Defensive strategies in rugby union

Percept Mot Skills. 2013 Aug;117(1):1107-29. doi: 10.2466/30.25.pms.117x17z6.


Success in rugby union competition is dependent partly on the defensive strategies of a team. Despite this, little empirical evidence exists about effective defensive strategies used during play. This study attempted to identify defensive characteristics associated with increased likelihood of a successful outcome in rugby union, while considering the game situation. Twenty-one matches of the 2010 Super 14 competition were analysed, amounting to 2,394 coded tackle contacts. The likelihood of the defending team winning the breakdown (the post-tackle contact situation where opposing teams compete for possession of the ball) increased as the match progressed. Defensive speed, measured as the speed of the defence in response to the attacking line, was a statistically significant predictor of breakdown wins and preventing the attacking team from advancing towards the gain line. Identifying the relative effectiveness of such strategies allows understanding of rugby match behaviour and may be applied to improve organisation, design, training, teaching and learning the game.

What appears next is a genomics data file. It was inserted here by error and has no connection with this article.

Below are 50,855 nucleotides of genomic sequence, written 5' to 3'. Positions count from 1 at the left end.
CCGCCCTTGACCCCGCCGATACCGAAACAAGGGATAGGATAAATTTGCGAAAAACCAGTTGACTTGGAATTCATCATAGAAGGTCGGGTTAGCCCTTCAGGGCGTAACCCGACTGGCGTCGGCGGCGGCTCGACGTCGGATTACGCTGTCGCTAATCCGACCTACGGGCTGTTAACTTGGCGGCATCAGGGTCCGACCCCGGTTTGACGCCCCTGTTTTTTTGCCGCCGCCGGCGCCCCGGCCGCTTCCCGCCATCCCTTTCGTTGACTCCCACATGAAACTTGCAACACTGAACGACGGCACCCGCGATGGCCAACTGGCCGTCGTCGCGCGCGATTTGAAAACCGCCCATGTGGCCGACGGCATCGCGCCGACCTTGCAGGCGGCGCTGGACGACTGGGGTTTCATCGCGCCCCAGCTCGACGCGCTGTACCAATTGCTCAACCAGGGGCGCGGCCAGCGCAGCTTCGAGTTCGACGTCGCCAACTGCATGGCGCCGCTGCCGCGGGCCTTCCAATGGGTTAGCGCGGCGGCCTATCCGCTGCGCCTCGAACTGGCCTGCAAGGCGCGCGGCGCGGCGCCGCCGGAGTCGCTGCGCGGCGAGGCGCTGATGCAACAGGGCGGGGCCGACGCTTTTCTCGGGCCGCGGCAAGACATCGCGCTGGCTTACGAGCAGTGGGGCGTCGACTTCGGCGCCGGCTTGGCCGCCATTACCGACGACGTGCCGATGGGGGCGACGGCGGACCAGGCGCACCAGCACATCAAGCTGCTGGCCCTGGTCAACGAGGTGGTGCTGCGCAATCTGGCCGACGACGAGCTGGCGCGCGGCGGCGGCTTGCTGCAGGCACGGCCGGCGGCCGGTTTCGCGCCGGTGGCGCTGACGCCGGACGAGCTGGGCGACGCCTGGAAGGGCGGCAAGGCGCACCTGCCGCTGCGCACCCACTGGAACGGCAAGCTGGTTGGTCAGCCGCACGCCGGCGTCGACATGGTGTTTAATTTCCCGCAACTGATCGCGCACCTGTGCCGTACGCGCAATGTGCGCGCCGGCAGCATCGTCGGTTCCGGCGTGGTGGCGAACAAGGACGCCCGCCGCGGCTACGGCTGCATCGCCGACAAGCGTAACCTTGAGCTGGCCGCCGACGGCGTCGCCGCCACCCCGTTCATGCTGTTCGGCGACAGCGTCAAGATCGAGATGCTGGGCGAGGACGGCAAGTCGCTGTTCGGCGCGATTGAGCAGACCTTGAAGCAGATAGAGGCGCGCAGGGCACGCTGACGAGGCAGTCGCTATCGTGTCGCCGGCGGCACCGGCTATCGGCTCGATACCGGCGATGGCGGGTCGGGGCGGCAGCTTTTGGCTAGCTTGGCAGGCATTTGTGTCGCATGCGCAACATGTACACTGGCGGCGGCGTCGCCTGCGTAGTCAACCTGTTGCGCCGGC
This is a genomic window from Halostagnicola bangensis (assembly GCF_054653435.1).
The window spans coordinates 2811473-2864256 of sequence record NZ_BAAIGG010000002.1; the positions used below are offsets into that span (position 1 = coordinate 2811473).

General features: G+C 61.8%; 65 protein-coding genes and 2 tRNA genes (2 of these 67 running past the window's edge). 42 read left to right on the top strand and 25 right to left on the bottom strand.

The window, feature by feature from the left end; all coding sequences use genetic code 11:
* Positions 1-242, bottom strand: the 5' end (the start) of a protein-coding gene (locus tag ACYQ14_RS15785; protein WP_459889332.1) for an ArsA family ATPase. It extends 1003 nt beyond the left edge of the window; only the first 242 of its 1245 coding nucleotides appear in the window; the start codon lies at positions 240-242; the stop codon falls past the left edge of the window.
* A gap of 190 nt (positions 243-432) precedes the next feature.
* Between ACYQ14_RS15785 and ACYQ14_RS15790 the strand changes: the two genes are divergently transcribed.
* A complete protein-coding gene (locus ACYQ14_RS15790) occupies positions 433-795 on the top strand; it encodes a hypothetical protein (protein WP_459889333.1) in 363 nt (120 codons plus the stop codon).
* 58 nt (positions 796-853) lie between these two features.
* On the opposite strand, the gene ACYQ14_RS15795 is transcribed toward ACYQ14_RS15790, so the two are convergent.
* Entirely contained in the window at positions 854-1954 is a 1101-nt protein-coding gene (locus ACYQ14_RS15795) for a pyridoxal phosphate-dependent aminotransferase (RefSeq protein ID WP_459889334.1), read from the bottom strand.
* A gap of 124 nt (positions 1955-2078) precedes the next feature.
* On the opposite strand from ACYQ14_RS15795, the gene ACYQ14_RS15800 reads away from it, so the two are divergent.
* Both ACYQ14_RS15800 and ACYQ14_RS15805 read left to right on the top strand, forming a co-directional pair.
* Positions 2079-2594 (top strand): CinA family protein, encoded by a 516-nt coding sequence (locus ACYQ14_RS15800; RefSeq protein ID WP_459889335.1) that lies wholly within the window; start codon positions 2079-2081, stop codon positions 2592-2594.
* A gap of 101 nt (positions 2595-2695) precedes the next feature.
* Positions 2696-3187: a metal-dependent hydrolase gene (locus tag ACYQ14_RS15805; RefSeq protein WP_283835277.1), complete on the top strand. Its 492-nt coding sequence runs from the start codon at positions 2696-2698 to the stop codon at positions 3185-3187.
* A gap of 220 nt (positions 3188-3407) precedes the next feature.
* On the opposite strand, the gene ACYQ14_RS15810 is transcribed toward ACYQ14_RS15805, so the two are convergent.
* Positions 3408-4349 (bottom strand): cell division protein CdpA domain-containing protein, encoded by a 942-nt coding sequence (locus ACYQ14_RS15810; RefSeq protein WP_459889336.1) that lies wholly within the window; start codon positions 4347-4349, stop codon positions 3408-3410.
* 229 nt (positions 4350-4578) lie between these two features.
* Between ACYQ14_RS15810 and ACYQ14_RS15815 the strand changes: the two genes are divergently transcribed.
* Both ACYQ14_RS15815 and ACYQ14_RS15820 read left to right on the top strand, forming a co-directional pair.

Publication types

  • Research Support, Non-U.S. Gov't

MeSH terms

  • Athletic Performance / psychology*
  • Competitive Behavior*
  • Cooperative Behavior
  • Football / psychology*
  • Humans
  • Orientation
  • Problem Solving
  • Reaction Time
  • Running